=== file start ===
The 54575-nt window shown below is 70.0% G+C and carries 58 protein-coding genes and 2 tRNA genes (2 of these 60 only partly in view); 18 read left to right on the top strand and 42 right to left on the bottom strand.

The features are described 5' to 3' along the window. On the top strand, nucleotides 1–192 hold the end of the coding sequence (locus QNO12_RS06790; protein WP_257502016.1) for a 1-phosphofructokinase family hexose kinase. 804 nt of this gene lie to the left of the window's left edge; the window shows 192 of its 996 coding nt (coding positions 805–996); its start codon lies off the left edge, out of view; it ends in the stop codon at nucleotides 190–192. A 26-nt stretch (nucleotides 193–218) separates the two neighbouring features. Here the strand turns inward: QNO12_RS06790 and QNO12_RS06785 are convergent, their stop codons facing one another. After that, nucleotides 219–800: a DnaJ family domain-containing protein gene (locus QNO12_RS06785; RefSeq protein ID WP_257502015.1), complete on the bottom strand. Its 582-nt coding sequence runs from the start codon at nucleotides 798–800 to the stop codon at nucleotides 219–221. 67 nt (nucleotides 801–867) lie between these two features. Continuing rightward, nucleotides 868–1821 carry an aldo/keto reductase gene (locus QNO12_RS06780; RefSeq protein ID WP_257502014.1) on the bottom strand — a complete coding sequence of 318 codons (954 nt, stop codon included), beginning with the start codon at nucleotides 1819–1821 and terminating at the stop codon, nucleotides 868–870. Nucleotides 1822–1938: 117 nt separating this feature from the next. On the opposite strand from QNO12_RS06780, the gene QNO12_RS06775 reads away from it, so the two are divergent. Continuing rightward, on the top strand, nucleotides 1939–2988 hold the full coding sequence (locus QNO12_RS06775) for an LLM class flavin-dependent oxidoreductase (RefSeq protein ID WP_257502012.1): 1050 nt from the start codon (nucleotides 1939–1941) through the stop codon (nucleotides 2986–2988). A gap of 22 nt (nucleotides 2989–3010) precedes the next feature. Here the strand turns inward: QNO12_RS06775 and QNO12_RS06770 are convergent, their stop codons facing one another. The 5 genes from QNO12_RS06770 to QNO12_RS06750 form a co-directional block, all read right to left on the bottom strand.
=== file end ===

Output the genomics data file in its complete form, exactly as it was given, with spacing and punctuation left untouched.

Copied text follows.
The 54575-nt window shown below is 70.0% G+C and carries 58 protein-coding genes and 2 tRNA genes (2 of these 60 only partly in view); 18 read left to right on the top strand and 42 right to left on the bottom strand.

The features are described 5' to 3' along the window. On the top strand, nucleotides 1–192 hold the end of the coding sequence (locus QNO12_RS06790; protein WP_257502016.1) for a 1-phosphofructokinase family hexose kinase. 804 nt of this gene lie to the left of the window's left edge; the window shows 192 of its 996 coding nt (coding positions 805–996); its start codon lies off the left edge, out of view; it ends in the stop codon at nucleotides 190–192. A 26-nt stretch (nucleotides 193–218) separates the two neighbouring features. Here the strand turns inward: QNO12_RS06790 and QNO12_RS06785 are convergent, their stop codons facing one another. After that, nucleotides 219–800: a DnaJ family domain-containing protein gene (locus QNO12_RS06785; RefSeq protein ID WP_257502015.1), complete on the bottom strand. Its 582-nt coding sequence runs from the start codon at nucleotides 798–800 to the stop codon at nucleotides 219–221. 67 nt (nucleotides 801–867) lie between these two features. Continuing rightward, nucleotides 868–1821 carry an aldo/keto reductase gene (locus QNO12_RS06780; RefSeq protein ID WP_257502014.1) on the bottom strand — a complete coding sequence of 318 codons (954 nt, stop codon included), beginning with the start codon at nucleotides 1819–1821 and terminating at the stop codon, nucleotides 868–870. Nucleotides 1822–1938: 117 nt separating this feature from the next. On the opposite strand from QNO12_RS06780, the gene QNO12_RS06775 reads away from it, so the two are divergent. Continuing rightward, on the top strand, nucleotides 1939–2988 hold the full coding sequence (locus QNO12_RS06775) for an LLM class flavin-dependent oxidoreductase (RefSeq protein ID WP_257502012.1): 1050 nt from the start codon (nucleotides 1939–1941) through the stop codon (nucleotides 2986–2988). A gap of 22 nt (nucleotides 2989–3010) precedes the next feature. Here the strand turns inward: QNO12_RS06775 and QNO12_RS06770 are convergent, their stop codons facing one another. The 5 genes from QNO12_RS06770 to QNO12_RS06750 form a co-directional block, all read right to left on the bottom strand.